Ask Kayy

Dear Kayy,

I’ve never written to anyone like this before, but I figure it’s worth a shot, and a friend suggested it. I have a problem which I’m sure many people have or have had at some point, but for me it seems more serious. I am naturally kind of quiet, until you get to know me, and girls don’t really seem to notice me, especially when I’m out with my friends, most of whom are much louder and more noticeable than me. And when I try to approach a girl, I become so nervous that I’ll be rejected that I usually spend so much time psyching myself up that I miss my chance. I was just wondering if there’s any advice you might be able to offer, as everyone else I’ve asked has been no help.


Insert clever pseudonym here

Dear anonymous man,

Chances are you have deeply rooted self-confidence issues that make you nervous when talking to the opposite sex. In actuality, 42 percent of American college students claim that they are “shy,” but most eventually overcome this and become romantically involved and eventually married. This indicates that most people exaggerate their own behavior, thinking they’re shier than they actually are.

Research shows that certain variables are extremely common in the “shy.” These include a lack of exposure to the opposite sex in a person’s formative years; growing up in an undemocratic, authoritative home; a lack of well-formed companionships with the other sex; and even the presence of an “inborn inhibition factor.” You say that you are “naturally” quiet – a loaded sentence. Although there may be patterns of shyness in your family, your state is more likely an effect of your social upbringing than your genetics, or is perhaps a combination of both.

But that doesn’t mean you can’t change and better your situation. In many cases, shy people are lacking in the romantic department because they don’t have comfortable opposite-sex friendships.

According to sociologist Anthony Giddens, “Friendship is the process of gradually revealing information about oneself to another.” Because shy people are not comfortable with themselves and afraid to reveal information that they consider embarrassing or too personal, it is harder to form friendships (nevermind intimate relationships).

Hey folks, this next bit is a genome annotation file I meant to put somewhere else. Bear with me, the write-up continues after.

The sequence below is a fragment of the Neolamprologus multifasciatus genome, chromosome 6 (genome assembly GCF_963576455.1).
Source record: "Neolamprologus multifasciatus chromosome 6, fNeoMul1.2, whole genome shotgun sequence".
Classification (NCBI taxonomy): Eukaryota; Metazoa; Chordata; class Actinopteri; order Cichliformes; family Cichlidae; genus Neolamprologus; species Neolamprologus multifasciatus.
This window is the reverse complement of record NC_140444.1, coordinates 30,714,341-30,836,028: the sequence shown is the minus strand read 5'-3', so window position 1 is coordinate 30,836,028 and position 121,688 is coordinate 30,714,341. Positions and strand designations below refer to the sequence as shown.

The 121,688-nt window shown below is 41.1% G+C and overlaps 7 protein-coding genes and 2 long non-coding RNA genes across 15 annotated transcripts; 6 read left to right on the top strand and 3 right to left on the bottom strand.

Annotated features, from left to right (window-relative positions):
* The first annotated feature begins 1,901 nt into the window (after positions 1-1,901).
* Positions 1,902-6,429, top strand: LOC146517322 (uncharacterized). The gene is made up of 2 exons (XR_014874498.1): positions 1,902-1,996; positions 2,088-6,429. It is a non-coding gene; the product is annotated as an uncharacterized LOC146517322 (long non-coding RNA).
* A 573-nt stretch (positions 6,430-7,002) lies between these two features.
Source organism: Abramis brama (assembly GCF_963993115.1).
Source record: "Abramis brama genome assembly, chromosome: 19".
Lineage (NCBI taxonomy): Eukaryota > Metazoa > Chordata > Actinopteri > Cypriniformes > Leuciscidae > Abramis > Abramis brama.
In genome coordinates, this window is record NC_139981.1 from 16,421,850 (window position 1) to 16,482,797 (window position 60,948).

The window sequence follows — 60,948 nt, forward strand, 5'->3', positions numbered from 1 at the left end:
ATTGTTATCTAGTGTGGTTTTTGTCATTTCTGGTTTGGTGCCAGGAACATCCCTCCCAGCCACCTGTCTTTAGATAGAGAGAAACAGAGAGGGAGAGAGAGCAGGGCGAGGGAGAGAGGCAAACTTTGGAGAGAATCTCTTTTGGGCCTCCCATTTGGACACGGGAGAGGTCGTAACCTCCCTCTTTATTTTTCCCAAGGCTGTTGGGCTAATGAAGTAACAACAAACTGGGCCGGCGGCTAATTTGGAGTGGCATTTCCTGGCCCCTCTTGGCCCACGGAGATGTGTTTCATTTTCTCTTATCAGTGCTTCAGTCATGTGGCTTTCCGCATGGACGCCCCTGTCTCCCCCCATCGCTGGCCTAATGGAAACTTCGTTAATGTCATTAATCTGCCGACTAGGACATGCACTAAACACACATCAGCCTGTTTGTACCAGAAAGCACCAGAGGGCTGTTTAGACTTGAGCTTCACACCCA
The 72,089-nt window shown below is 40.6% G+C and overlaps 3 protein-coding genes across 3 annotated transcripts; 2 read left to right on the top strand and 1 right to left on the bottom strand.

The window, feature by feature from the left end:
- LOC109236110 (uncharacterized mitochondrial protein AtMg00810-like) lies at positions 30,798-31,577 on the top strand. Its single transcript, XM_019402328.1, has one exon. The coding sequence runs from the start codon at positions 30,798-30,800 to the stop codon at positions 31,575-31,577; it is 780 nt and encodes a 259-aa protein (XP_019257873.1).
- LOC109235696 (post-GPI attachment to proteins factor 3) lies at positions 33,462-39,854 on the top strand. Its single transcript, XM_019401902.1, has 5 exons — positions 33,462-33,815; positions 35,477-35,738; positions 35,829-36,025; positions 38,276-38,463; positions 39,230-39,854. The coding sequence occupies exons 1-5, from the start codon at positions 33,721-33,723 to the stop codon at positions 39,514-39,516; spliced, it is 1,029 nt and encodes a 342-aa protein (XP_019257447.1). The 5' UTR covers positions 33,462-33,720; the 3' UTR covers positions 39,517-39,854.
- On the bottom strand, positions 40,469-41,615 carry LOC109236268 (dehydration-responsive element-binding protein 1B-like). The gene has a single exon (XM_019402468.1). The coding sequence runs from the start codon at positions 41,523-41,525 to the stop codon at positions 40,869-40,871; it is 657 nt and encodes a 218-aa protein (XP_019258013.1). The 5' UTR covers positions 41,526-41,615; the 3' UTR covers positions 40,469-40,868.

You say you’re only shy “until you get to know me” – why not let people get to know you when they first meet you?

All friendships start with a conversation. If you could master the initial conversation, making friendships and talking to girls would be a lot easier. Research shows there are great differences in how the “shy” and “non-shy” interact during conversations with strangers, which may account for differences in romantic relationships.

A lot of advice can be taken from how the “non-shy” people behave. When you start talking to a girl, give her your name and ask hers and make a general comment about your surroundings. For instance, comment on your professor’s outfit to a classmate, or joke about the length of the line leading to the keg at a party. Once you make that initial comment, read her face, body language and verbal reaction. If she gives you a side smirk and looks around the room, forget the bitch (why would you want to talk to a miserable or snobby person anyway?).

If she laughs or comments back, now’s your time to move in with a less shallow conversation. Ask her why she signed up for the class and about her major, or how she heard about the party and with whom she came. And don’t be afraid to express your opinions or talk about things deeper than class, partying and majors (trust me, that gets old fast). Don’t be paranoid about rejection. If she thought you were unattractive or annoying, she would walk away or ignore you.

Your lack of talkativeness may actually be what makes you stand out from your loud friends, not what makes you disappear. There’s a big difference between being non-talkative and confident versus being shy and nervous. You can take in your surroundings and opt not to talk, but stand up straight, don’t be afraid of eye contact and smile. Don’t be overeager to start conversation (it’ll just be awkward) – lay back, be observant and move in when you feel comfortable. Chances are she may have already noticed you.

With every conversation, it’ll get easier. All a shy guy needs is a “catalyst,” a strong personality to draw you comfortably out of your shell. I’ve seen many times how an extroverted, outgoing girl has greatly complimented a shy boy in a relationship by helping him become more comfortable and social.

Speaking from experience, a less talkative guy can be seen as very attractive and even mysterious, which adds to, rather than detracts from their appeal. At the risk of sounding hokey, you should worry about being the best you (which I’m sure is pretty great) and not try to be like your loud friends monkeying around. And don’t worry, they have their issues too; some people are especially outgoing because they’re insecure and are trying to hide it.

I’m not too worried about you, bro. I suggest some deep, positive thinking about why you’re so great. You definitely need to gain some self-confidence, but if you could just baby step your way out of your box, you’ll gain more self-assurance with every positive experience you have. Research shows that a lack of friends, girlfriends and/or sexual experience may make you shy; ironically, the perfect remedy for more self-confidence is to meet new people, date and have sex (You knew I couldn’t go a whole article without the S word, didn’t you?)!

Best of luck! And keep me updated; you’ve got my address!

Mad love,


Information from – “Shyness, Self-Confidence, and Social Interaction” by Phillip Manning and George Ray and “Some Family Antecedents of Severe Shyness” by Brian G. Gilmartin